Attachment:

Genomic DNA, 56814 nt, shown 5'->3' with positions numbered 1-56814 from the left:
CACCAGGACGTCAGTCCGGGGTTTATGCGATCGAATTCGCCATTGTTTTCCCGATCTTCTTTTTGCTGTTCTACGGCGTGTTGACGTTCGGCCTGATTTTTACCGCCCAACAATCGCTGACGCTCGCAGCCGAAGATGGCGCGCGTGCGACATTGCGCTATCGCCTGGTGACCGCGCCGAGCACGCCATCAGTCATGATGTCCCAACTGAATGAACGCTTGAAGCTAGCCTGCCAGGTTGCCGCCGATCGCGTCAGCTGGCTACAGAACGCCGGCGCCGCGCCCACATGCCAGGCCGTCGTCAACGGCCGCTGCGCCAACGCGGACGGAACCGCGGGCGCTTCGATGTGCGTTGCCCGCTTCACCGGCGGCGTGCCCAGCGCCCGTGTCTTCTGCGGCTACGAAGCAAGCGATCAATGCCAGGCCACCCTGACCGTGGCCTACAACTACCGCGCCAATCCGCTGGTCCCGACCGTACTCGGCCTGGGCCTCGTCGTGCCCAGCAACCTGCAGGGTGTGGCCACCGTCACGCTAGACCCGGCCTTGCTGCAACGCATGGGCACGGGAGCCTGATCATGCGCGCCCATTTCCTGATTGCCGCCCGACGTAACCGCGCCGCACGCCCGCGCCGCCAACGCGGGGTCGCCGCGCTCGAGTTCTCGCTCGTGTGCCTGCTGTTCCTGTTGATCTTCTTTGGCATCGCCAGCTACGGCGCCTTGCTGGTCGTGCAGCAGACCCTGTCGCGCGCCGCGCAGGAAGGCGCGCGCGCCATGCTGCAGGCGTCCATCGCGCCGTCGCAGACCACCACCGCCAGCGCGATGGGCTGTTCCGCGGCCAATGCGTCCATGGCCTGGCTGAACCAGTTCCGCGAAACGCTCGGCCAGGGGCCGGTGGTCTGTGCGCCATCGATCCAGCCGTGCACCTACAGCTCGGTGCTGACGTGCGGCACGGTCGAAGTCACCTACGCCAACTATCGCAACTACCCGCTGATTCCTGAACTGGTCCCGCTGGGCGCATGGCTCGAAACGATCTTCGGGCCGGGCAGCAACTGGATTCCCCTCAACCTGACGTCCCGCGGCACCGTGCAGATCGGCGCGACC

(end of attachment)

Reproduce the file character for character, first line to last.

Genomic DNA, 56814 nt, shown 5'->3' with positions numbered 1-56814 from the left:
CACCAGGACGTCAGTCCGGGGTTTATGCGATCGAATTCGCCATTGTTTTCCCGATCTTCTTTTTGCTGTTCTACGGCGTGTTGACGTTCGGCCTGATTTTTACCGCCCAACAATCGCTGACGCTCGCAGCCGAAGATGGCGCGCGTGCGACATTGCGCTATCGCCTGGTGACCGCGCCGAGCACGCCATCAGTCATGATGTCCCAACTGAATGAACGCTTGAAGCTAGCCTGCCAGGTTGCCGCCGATCGCGTCAGCTGGCTACAGAACGCCGGCGCCGCGCCCACATGCCAGGCCGTCGTCAACGGCCGCTGCGCCAACGCGGACGGAACCGCGGGCGCTTCGATGTGCGTTGCCCGCTTCACCGGCGGCGTGCCCAGCGCCCGTGTCTTCTGCGGCTACGAAGCAAGCGATCAATGCCAGGCCACCCTGACCGTGGCCTACAACTACCGCGCCAATCCGCTGGTCCCGACCGTACTCGGCCTGGGCCTCGTCGTGCCCAGCAACCTGCAGGGTGTGGCCACCGTCACGCTAGACCCGGCCTTGCTGCAACGCATGGGCACGGGAGCCTGATCATGCGCGCCCATTTCCTGATTGCCGCCCGACGTAACCGCGCCGCACGCCCGCGCCGCCAACGCGGGGTCGCCGCGCTCGAGTTCTCGCTCGTGTGCCTGCTGTTCCTGTTGATCTTCTTTGGCATCGCCAGCTACGGCGCCTTGCTGGTCGTGCAGCAGACCCTGTCGCGCGCCGCGCAGGAAGGCGCGCGCGCCATGCTGCAGGCGTCCATCGCGCCGTCGCAGACCACCACCGCCAGCGCGATGGGCTGTTCCGCGGCCAATGCGTCCATGGCCTGGCTGAACCAGTTCCGCGAAACGCTCGGCCAGGGGCCGGTGGTCTGTGCGCCATCGATCCAGCCGTGCACCTACAGCTCGGTGCTGACGTGCGGCACGGTCGAAGTCACCTACGCCAACTATCGCAACTACCCGCTGATTCCTGAACTGGTCCCGCTGGGCGCATGGCTCGAAACGATCTTCGGGCCGGGCAGCAACTGGATTCCCCTCAACCTGACGTCCCGCGGCACCGTGCAGATCGGCGCGACC